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Teens Dig Digital Privacy, If Snapchat Is Any Indication

Three high school students in Oakland, Calif., swap photos using Snapchat.
Ike Sriskandarajah
Youth Radio
Three high school students in Oakland, Calif., swap photos using Snapchat.

The track record of commercial products designed with privacy as a top priority has been abysmal — at least until recently. The ephemeral texting app Snapchat is turning assumptions upside down about young people and their desire for digital privacy.

Fred Cate, director of applied cybersecurity research at Indiana University, is an expert on privacy in the digital age. But when it comes to the viability of tech products that promise privacy, Cate has always been skeptical.

"We have seen so many privacy-oriented companies come and go," he says. "And I am not talking about a handful; I'm talking about hundreds of companies that offered services like, you could shop confidentially, you could ship confidentially. Not a single one has succeeded in the market."

Until now — with Snapchat.

Snapchat lets users send photos and short messages that disappear from a recipient's phone after just a few seconds. It's wildly popular, especially among teens.

"Everyone else started to communicate with Snapchat," says Sophie Varon, a high school student from Oakland, Calif., who works with Youth Radio. "So I had to get it, because everybody else was getting it."

Her Youth Radio colleague Sunday Simon has reported on why teens are taken with these ephemeral messages.

"If you put it on Snapchat and it goes away, that was the purpose — you didn't want it to be permanent; you didn't want it to stick," Simon says.

Despite some parental paranoia, this app is not usually about sexting. Simon surveyed teens and asked them to describe their "snaps." Some of the most common responses: ugly, greasy, funny.

Snapchat simply lets kids share photos that aren't part of some permanent social media record. The app now shares more than 400 million ephemeral photos every day.

For years, the conventional wisdom was that privacy doesn't sell: It's not sexy; no one wants it; young people don't care. But Snapchat questions those assumptions.

"The people that care are ... well, kids, No. 1," says Drea London, a security consultant at digital forensics firm Stroz Friedberg.

And it makes sense: Teens are among the most heavily monitored people on the planet, when you think about how some parents treat their kids' cellphones.

But, London says, even though Snapchat might stop moms and dads from snooping through their teenagers' cellphones, their snaps won't be safe from hackers like her.

"It's great for what it is, right? Its purpose is not to share national secrets," she says. "You've got more sophisticated tools that actually advertise to a different audience."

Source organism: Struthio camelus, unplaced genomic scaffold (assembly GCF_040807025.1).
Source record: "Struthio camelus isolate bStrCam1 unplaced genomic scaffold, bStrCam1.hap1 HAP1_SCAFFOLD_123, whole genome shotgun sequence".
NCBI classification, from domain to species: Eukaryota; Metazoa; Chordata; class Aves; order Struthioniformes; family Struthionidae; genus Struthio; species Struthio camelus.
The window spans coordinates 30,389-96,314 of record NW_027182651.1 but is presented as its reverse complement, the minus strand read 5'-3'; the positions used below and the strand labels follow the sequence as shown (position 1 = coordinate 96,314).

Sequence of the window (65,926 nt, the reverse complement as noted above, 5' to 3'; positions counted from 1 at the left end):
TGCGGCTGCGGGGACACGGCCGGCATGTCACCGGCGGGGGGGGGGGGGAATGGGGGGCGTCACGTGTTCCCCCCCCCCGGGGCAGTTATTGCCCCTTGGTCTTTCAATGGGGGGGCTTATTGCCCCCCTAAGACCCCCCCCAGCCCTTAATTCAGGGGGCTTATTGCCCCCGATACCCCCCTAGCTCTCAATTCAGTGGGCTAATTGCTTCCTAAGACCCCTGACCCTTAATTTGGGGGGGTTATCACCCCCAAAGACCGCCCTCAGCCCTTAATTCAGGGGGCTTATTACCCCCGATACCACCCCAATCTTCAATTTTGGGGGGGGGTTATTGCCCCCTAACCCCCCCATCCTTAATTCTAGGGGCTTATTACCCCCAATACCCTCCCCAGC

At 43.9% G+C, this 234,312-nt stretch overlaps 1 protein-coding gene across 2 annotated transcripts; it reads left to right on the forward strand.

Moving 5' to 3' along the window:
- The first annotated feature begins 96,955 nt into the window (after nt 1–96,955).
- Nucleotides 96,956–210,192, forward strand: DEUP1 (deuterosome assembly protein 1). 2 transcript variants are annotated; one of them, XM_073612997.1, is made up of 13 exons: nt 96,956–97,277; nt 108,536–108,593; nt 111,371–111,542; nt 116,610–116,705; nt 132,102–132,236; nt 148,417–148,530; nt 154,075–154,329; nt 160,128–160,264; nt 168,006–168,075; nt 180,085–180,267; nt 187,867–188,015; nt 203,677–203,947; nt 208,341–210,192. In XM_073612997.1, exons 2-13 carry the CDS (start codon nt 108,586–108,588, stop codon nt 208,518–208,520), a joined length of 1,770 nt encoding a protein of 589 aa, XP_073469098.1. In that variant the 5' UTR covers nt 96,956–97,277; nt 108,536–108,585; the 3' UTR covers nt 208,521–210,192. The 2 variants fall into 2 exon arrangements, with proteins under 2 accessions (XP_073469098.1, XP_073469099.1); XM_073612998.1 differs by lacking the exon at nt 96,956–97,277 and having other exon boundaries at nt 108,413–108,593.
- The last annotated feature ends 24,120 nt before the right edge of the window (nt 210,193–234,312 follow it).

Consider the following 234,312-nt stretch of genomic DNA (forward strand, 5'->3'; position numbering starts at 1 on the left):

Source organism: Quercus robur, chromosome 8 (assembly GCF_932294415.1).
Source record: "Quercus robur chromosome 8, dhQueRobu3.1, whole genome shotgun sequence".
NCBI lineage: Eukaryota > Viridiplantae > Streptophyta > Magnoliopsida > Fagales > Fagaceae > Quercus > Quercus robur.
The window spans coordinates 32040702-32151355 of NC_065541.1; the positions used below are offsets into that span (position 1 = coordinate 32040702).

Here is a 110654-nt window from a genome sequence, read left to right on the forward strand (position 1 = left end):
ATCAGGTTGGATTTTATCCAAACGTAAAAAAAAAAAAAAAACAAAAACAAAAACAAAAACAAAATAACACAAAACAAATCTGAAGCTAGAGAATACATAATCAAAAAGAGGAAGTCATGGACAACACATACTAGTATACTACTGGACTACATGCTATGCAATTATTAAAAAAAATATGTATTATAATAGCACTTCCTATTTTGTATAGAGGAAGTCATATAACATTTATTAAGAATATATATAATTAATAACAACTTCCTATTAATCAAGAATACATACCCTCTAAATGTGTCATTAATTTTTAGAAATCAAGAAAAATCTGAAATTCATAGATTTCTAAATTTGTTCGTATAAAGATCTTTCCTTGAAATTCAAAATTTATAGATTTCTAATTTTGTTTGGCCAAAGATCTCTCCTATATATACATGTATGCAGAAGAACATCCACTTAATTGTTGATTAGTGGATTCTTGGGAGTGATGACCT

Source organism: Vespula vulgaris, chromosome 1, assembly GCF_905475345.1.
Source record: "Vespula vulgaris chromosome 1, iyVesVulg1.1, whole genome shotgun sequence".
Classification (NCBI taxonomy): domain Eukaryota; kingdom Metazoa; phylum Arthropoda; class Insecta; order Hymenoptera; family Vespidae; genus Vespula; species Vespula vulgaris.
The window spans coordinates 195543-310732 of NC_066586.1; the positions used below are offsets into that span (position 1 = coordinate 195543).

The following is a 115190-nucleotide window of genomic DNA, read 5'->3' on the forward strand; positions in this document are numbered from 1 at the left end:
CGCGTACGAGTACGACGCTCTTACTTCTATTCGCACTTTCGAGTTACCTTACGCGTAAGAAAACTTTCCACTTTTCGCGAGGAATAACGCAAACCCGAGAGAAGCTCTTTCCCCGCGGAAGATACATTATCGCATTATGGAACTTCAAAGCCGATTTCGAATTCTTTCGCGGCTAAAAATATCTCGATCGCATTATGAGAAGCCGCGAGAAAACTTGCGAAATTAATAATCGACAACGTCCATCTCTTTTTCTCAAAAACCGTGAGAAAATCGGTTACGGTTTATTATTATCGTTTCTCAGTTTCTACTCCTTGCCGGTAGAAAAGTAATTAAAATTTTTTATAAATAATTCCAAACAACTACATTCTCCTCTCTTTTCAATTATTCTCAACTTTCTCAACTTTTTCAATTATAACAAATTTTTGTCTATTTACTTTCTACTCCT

These tools include Wickr and Silent Circle, both apps that take privacy seriously. Like Snapchat, Wickr is a free app offering messages and photos that self-destruct. But unlike with Snapchat, when London and her colleagues tried to trace conversations on Wickr, they came up completely blank — no metadata, nothing.

Thor Halvorssen, founder of the Human Rights Foundation, uses Wickr to talk to activists around the world. He says these contacts in authoritarian countries used to censor themselves out of fear that they were being watched.

"Wickr has changed a lot of this, as have some of the apps for encrypted voice," Halvorssen says.

These apps are tough to crack, even for spy agencies, because they use something called perfect forward secrecy. It's like using a really strong lock and never using the same lock twice, Wickr co-founder Robert Statica explains.

"Once you generate the key, only one message will be encrypted with that particular key," he says.

In the past couple of weeks, Twitter and Microsoft announced that they'll start using this technology too, presumably to thwart the likes of the NSA.

In a little more than a year, Wickr has been downloaded more than a million times. Still, that's nowhere near the kind of runaway success that Snapchat experienced.

Cate, with Indiana University, says Snapchat's success doesn't necessarily prove that privacy is profitable.

"Nothing would make me happier than to think that privacy was gaining traction in the marketplace," Cate says. "The problem, of course, is we now have a sort of sample of one."

And even though Snapchat is popular, it's not profitable. Despite a recent offer from Facebook to buy the company for billions of dollars, it doesn't produce any revenue.

Copyright 2021 NPR. To see more, visit

Steve Henn is NPR's technology correspondent based in Menlo Park, California, who is currently on assignment with Planet Money. An award winning journalist, he now covers the intersection of technology and modern life - exploring how digital innovations are changing the way we interact with people we love, the institutions we depend on and the world around us. In 2012 he came frighteningly close to crashing one of the first Tesla sedans ever made. He has taken a ride in a self-driving car, and flown a drone around Stanford's campus with a legal expert on privacy and robotics.